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Discussion Starter · #1 ·
As I mentioned in another thread, my husband had a stroke almost 2 weeks ago.

On admission, his blood pressure was 212/113. They believe the hemorrhage was caused solely by the extreme BP.

He's also crossed the border into full-on diabetes, though not as severe as mine. Right now he's on Metformin, and I'm checking his numbers. He trends between 130-180.

The only BP diets I've heard of are low fat plus low salt. But I know the low fat thing does not work very well with diabetes ... at least, it doesn't for me. When my numbers went down, so did my BP. But then, I never had full-on hypertension.

QUESTIONS: Does anyone here plan their diets around both diabetes and hypertension? If so, do you have any tips as to how I can get us started? (If need be, I'll sneak off somewhere to up my own fat intake.)

Thanks!
 

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I take atenolol for my hypertension, but my way-of-eating is strictly to treat diabetes. It all seems to work out - as long as I monitor my b/p at home, it stays nice & low. When the nurse takes it . . . well, you know . . . :rolleyes:
 

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I also have both hypertension and diabetes.

I find the LCHF (Low-Carb, High Fat) diet works best for BOTH. Having a good balance of low-carbs, and high fat and reasonable protein will help you achieve ketosis.

When in ketosis the body loses excess water, and that helps the hypertension - without ketosis they tend to put you on diuretics (water pills) to help get the BP down.

I don't worry about salt at all - that being said, I don't put any EXTRA salt on any of my foods, except my steak. I eat no processed foods, so don't get much salt except from bacon, ham, etc.
 
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I could be wrong on this so if someone knows better please correct me. fat does not affect BG. unless you get clogged arteries. As for cholesterol Ive tried all the statens and cant handle them.
As My MD said of *ALL* the people that statens do lower cholesterol only %5 of them see a hart benafit from the lower cholesterol.
 

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My husband also has high BP and Type 2 diabetes. For the high BP he has been on a BP med for many years. I don't think there is a specific diet that would treat both. But any diet that allows him to keep a normal weight range and would keep his bgs closer to 100 would be a good diet. Giving up processed food would be a good start. I would eat as many green vegetables as he can. The normal diet they give you to lower BP is the DASH diet but that is high in fruit and whole grains which will not help BG's. So you may have to be creative. Although I have lowered my BP from high 120's to low 100's with a LC/HF diet with his stroke history you might want to be careful with the high fat at first. Has your husband exercised in the past, when he is recovered it might be a good idea.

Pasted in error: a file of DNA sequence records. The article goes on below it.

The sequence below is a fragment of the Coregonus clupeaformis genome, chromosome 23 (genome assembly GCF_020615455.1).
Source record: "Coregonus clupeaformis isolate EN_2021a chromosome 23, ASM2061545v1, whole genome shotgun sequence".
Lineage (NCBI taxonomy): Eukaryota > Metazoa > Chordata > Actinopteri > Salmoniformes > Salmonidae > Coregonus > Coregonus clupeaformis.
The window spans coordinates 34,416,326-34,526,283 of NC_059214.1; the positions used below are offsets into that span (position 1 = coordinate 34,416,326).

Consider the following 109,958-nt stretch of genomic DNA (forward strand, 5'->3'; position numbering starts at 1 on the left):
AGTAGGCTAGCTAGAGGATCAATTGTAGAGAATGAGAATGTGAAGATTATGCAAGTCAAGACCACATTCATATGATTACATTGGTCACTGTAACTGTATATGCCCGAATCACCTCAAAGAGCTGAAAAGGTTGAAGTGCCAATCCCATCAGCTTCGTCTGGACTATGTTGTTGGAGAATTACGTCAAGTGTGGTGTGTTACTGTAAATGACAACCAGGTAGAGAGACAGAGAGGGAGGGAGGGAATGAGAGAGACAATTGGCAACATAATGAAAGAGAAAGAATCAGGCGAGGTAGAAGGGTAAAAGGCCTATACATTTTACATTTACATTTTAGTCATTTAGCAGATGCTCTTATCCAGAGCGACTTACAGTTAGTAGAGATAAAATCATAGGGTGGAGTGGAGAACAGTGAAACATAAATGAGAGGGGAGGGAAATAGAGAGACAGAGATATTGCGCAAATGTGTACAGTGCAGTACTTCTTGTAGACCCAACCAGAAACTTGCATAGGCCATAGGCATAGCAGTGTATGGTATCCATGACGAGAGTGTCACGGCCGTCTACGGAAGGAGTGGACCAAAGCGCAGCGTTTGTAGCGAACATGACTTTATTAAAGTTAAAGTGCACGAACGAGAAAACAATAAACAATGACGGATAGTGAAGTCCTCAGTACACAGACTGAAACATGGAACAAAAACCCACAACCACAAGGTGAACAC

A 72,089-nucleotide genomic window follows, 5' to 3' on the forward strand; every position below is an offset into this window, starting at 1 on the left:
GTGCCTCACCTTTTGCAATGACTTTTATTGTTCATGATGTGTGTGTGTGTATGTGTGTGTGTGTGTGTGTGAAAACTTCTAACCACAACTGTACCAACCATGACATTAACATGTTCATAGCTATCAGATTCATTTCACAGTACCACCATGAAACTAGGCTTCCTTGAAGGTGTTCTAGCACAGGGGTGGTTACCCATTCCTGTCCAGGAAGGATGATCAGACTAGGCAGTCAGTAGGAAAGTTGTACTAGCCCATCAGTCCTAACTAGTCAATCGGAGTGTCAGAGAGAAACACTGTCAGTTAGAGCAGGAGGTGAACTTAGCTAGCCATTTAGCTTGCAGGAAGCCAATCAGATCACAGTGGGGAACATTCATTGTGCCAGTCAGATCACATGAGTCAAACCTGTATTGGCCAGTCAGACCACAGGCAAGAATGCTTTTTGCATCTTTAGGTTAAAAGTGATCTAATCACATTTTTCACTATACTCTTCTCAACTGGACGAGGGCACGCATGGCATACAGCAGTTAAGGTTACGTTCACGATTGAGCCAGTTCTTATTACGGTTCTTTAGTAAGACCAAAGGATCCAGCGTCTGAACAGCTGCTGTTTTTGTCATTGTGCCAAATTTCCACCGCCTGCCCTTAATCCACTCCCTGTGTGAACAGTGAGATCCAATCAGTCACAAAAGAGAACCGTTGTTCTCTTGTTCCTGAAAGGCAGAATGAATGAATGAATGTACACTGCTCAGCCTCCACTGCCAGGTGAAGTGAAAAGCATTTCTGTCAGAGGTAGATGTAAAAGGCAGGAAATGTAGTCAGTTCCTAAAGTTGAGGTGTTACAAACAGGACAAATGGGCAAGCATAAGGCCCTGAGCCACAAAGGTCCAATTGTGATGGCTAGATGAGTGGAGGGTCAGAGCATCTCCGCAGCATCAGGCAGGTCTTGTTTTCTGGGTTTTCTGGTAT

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I am on the minimum dose of ramipril for high BP, but I do not restrict salt.

A recent theory is that hyperinsulinemia can claim more responsibility for high blood sugar, than sodium. I have no clue, and would be curious what my untreated BP would be now. But I prefer to protect my kidneys and am not encountering side effects, and it is generic ...

But you might want to get your husband's insulin levels and weight down, and see how he does? I'd guess it might work as an added incentive.

My husband got caught sneaking 2 apples, the other day ... SIGH.
 

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I do not want to sway you in any decisions you need to make, but my BP was 220/150 at one time. Shortly there after I had open heart surgery, (clogged art). I am on a LC/HF diet and take Lisinopril for BP, but doc said I could drop it if I wanted to. I went 2 weeks with out the Lisinopril and my BP actually went down not up. I am back on it again just for self assurance. What ever your decision go slow in changing anything, my body obviously didn't like change, I believe the rapid change in BG levels is what clogged up my plumbing.
 

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Discussion Starter · #8 ·
Thank you all!

So, it looks like I don't need to change what I'm doing for his sake ... we need to change what he's doing. Whole foods, don't skimp the fat (but don't pile it on, either) and lose the table salt.